4 data center incident response strategies

4 data center incident response strategies

Here are four strategies for data center incident response.

When things go wrong in the data center, it's crucial for IT managers to be able to respond quickly and efficiently. With the average cost of a data center outage steadily rising by the day, companies don't want to be unprepared for these situations. A facility's disaster recovery strategy is one of the most important parts of data center operations, but incident response is just as integral to day-to-day management. If left unchecked or dealt with improperly, incidents can turn into disaster. Here are some strategies for data center managers to employ in order to make sure these kinds of incidents don't lead to costly disasters:

Create an incident response plan
Having a plan that managers follow when things go wrong in the data center is a good idea in order to minimize downtime. According to TechTarget, the timeline of a crisis response plan has four parts: incident management, emergency management, disaster recovery and business continuity. In order to prevent events from moving into the emergency stage, which can result in possible downtime and money loss, managers need to have a plan in place. The first step in any incident response plan is to assess the severity of the situation and determine how quickly it can be resolved. Successful incident response or emergency management plans can minimize financial and operational effects of potential disasters while supporting the business recovery efforts after an incident has taken place. 

Invest in personnel
Having the right IT individual on hand for particular issues can help decrease the chance of escalation. Managers should know who to go to in order to fix or minimize issues. An organized response team can make a difference.

"It's really about getting the right ticket to the right person as fast as possible," data center operations expert Greg Ramsey told Data Center Knowledge. "You need to be able to get somebody to the fix the problem where it geographically lies."

Prevention is key
Maintaining the proper server room temperature is important for overall health of the facility, and if done properly can lead to increased server uptime. Incident response plans are great to have, but to keep the data center running smoothly, the proper cooling and power systems can make a difference. For instance, according to a recent report from MarketsandMarkets, the global data center cooling market will be worth $11.85 billion in 2020, a compound annual growth rate of 13.6 percent. This is for good reason: Data center managers realize that keeping their facilities cool is one of the most important parts of data center operation. After all, a hot machine may run slower or could even overheat, causing expensive outages and headaches for customers and operators alike. Along with emergency management plans and disaster recovery strategies, companies should invest in cooling and power systems proven to help maximize server uptime.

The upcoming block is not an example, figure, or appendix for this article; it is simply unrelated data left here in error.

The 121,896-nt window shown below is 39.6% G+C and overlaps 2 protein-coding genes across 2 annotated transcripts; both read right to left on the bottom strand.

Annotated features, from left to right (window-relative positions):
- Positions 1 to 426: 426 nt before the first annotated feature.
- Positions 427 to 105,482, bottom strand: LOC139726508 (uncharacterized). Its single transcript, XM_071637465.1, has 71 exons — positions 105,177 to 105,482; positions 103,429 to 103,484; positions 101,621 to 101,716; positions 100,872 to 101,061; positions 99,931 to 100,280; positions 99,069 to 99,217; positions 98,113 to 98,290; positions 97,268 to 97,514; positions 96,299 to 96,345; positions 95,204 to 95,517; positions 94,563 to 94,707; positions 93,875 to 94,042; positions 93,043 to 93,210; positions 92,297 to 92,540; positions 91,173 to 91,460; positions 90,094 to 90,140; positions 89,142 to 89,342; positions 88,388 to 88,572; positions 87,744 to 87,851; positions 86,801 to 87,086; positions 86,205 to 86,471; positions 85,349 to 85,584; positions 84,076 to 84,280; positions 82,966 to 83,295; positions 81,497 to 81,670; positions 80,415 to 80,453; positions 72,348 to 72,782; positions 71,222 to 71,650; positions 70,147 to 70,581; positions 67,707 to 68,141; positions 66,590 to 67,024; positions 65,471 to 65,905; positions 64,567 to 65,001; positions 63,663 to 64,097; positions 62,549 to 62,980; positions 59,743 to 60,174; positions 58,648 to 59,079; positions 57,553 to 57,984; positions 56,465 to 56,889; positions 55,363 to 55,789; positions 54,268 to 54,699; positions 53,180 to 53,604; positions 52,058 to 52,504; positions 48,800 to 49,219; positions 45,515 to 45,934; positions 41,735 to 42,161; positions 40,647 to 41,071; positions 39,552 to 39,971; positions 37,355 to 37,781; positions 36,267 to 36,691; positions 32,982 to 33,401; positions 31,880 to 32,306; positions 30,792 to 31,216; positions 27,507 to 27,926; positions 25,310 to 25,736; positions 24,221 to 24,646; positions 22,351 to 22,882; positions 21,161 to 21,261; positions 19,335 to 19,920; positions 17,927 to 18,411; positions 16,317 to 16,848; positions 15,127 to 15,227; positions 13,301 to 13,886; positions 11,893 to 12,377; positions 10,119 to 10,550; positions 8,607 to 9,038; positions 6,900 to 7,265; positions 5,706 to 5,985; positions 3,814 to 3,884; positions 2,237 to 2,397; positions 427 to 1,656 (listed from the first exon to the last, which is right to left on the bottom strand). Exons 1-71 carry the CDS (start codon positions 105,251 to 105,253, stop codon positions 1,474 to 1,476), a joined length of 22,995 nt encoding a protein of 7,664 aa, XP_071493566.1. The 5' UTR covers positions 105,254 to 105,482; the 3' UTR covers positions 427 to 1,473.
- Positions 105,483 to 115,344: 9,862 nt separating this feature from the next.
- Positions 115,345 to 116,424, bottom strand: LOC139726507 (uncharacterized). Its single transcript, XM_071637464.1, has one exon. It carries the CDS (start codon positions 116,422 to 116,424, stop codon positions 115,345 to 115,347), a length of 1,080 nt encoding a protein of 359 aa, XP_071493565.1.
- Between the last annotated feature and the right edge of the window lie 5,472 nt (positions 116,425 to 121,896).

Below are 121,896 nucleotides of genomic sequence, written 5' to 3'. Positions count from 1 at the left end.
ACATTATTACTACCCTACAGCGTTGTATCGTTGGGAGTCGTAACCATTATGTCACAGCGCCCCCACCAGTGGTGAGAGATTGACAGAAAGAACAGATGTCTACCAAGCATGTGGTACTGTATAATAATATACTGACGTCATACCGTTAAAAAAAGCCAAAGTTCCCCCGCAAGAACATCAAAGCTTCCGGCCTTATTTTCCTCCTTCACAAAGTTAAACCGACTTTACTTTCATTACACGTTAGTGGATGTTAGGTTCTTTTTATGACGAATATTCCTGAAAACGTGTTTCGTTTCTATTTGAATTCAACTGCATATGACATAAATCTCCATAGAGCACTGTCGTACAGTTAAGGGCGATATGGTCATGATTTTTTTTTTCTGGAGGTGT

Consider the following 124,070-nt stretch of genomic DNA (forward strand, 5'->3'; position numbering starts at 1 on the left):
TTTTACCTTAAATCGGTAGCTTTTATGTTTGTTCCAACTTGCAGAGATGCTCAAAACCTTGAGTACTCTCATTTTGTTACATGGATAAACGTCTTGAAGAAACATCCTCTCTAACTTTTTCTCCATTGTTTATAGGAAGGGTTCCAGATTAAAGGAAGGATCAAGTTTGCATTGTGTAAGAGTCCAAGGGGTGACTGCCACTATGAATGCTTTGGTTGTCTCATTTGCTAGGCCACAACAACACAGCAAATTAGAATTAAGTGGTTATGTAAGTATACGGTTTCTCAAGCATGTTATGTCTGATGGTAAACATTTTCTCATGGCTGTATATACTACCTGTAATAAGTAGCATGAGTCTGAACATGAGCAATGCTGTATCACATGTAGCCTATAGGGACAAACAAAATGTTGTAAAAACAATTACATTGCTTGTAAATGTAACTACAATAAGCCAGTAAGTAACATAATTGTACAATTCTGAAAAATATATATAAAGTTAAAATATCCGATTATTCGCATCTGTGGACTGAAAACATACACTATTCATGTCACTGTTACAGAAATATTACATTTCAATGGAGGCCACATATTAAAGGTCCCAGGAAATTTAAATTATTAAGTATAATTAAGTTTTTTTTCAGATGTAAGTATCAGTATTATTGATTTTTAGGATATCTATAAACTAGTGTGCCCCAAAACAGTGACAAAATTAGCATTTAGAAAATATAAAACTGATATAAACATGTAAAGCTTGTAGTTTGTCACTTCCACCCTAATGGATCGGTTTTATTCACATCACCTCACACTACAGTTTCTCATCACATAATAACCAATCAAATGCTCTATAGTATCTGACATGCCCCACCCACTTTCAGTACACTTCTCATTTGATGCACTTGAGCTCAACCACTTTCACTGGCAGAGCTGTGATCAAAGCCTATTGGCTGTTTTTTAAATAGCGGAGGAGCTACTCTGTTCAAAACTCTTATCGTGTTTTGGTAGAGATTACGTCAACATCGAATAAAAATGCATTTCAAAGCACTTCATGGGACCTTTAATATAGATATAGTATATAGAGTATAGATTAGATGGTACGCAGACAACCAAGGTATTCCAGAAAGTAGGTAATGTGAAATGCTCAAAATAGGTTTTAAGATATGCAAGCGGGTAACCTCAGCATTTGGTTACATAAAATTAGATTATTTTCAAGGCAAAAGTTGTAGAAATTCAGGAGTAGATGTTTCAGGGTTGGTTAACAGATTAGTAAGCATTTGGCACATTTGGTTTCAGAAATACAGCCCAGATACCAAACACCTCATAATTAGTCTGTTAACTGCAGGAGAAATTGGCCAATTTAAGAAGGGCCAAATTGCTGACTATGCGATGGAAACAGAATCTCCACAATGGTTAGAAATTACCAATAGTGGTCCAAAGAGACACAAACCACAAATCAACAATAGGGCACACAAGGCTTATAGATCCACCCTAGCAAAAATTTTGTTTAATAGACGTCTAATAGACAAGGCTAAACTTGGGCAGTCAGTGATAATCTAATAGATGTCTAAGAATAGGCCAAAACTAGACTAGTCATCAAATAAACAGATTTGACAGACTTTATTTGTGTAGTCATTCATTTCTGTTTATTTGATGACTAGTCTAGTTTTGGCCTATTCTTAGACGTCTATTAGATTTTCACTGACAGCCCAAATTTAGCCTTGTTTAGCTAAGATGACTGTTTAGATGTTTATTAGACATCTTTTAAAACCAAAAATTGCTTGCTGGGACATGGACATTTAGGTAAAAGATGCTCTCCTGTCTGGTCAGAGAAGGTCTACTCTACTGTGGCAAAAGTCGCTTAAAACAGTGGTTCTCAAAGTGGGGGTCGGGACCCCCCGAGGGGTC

Use DCIM software to automate incident response
Data center infrastructure management tools can provide that critical insight operations managers need to quickly minimize the effects of an incident and get servers running to full capacity once again. According to Data Center Knowledge, it can be easier to identify incident patterns when managers can keep track of which systems have been affected by a particular issue. Tracking these problems can also lead to shorter response times and even prevention when the IT organization has the right data necessary. DCIM tools like those offered by Geist can provide a top-down look at the entire facility that allow IT to identify problems at the source - perhaps providing the insight necessary to prevent issues.